Sweden is tops in making most of Internet, report finds
Leave it to the country that brought us Ikea to make the most of the Internet. According to a new report from the World Wide Web Foundation, the people and government of Sweden are the best in the world at optimizing the Web.
The United States ranked second in the index, followed by the United Kingdom, Canada and Finland.
Tunisia and Russia were smack in the middle of the list that ranks 61 countries, taking the 30 and 31st spots respectively. At the bottom of the list were Zimbabwe and Yemen.
The Web Index is the first to compare Internet usage, access and impact across 61 countries throughout the world.
The results of the extensive report were released online Wednesday.
Among the findings: The United States' score suffered because it has a lower number of households per capita that have a personal computer than many countries including Canada, Japan, Ireland and Norway. On the flip side, the report found that the U.S. government does a comparatively good job of disseminating information through the Web and there is lots of Web content for Americans to use.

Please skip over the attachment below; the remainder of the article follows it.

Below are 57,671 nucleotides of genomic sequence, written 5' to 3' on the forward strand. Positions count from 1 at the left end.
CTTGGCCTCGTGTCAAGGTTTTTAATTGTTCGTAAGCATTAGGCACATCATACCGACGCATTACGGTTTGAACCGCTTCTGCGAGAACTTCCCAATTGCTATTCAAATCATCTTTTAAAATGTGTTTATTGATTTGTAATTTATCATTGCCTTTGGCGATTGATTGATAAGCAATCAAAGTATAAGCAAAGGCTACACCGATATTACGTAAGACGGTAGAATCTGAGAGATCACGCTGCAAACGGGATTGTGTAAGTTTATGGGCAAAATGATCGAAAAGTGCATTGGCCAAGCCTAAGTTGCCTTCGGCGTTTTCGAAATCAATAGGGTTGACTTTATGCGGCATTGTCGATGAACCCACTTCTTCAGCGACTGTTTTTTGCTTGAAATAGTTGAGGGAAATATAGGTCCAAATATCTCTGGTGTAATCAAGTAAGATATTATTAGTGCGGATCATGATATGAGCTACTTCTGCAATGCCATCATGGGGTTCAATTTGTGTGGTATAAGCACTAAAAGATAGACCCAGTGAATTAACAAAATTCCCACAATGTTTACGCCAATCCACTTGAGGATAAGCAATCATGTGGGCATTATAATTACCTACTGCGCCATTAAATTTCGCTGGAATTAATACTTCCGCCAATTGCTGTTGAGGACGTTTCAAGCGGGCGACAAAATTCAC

The World Wide Web Foundation was founded by Sir Tim Berners-Lee, who invented the World Wide Web in 1989. He founded it in 2009 to make the Web more available and usable to more people in the world.
As of now, the foundation reports, 60 percent of the world's population does not have access to the Web.
"The Web Index was created to measure the state of the Web in the world," Berners-Lee said in a statement. "Each country will see not only where they rank compared to others, but also what the World Wide Web Foundation thinks they need to do to improve."
The research was supported by a $1 million grant from Google, and the researchers relied on data collected by organizations including Reporters Without Borders, the Wikimedia Foundation, the World Bank and the World Economic Forum, among others. The World Wide Web Foundation conducted its own research as well.
The foundation hopes to include 100 countries in its next report.
(c)2012 Los Angeles Times
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